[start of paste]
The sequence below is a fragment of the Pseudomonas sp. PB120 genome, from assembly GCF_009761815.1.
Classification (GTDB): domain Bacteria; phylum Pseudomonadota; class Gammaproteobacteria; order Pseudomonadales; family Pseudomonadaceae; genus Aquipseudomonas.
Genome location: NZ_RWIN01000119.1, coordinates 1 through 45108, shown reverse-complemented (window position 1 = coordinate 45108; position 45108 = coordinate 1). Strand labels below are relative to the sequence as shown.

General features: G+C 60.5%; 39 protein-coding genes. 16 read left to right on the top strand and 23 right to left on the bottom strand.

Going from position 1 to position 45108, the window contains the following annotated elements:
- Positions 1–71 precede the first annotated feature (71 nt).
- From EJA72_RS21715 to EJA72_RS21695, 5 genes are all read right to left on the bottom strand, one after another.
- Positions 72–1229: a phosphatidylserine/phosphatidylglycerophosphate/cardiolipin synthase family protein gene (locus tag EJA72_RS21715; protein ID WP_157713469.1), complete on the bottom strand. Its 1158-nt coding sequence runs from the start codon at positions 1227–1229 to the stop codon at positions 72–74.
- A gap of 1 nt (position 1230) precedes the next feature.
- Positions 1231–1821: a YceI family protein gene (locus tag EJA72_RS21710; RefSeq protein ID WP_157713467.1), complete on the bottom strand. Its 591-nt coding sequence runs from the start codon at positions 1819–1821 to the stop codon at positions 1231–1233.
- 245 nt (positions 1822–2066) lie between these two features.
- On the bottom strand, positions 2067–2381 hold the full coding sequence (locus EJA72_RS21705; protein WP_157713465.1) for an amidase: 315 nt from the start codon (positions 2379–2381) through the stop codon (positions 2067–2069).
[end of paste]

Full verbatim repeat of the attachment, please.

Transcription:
The sequence below is a fragment of the Pseudomonas sp. PB120 genome, from assembly GCF_009761815.1.
Classification (GTDB): domain Bacteria; phylum Pseudomonadota; class Gammaproteobacteria; order Pseudomonadales; family Pseudomonadaceae; genus Aquipseudomonas.
Genome location: NZ_RWIN01000119.1, coordinates 1 through 45108, shown reverse-complemented (window position 1 = coordinate 45108; position 45108 = coordinate 1). Strand labels below are relative to the sequence as shown.

General features: G+C 60.5%; 39 protein-coding genes. 16 read left to right on the top strand and 23 right to left on the bottom strand.

Going from position 1 to position 45108, the window contains the following annotated elements:
- Positions 1–71 precede the first annotated feature (71 nt).
- From EJA72_RS21715 to EJA72_RS21695, 5 genes are all read right to left on the bottom strand, one after another.
- Positions 72–1229: a phosphatidylserine/phosphatidylglycerophosphate/cardiolipin synthase family protein gene (locus tag EJA72_RS21715; protein ID WP_157713469.1), complete on the bottom strand. Its 1158-nt coding sequence runs from the start codon at positions 1227–1229 to the stop codon at positions 72–74.
- A gap of 1 nt (position 1230) precedes the next feature.
- Positions 1231–1821: a YceI family protein gene (locus tag EJA72_RS21710; RefSeq protein ID WP_157713467.1), complete on the bottom strand. Its 591-nt coding sequence runs from the start codon at positions 1819–1821 to the stop codon at positions 1231–1233.
- 245 nt (positions 1822–2066) lie between these two features.
- On the bottom strand, positions 2067–2381 hold the full coding sequence (locus EJA72_RS21705; protein WP_157713465.1) for an amidase: 315 nt from the start codon (positions 2379–2381) through the stop codon (positions 2067–2069).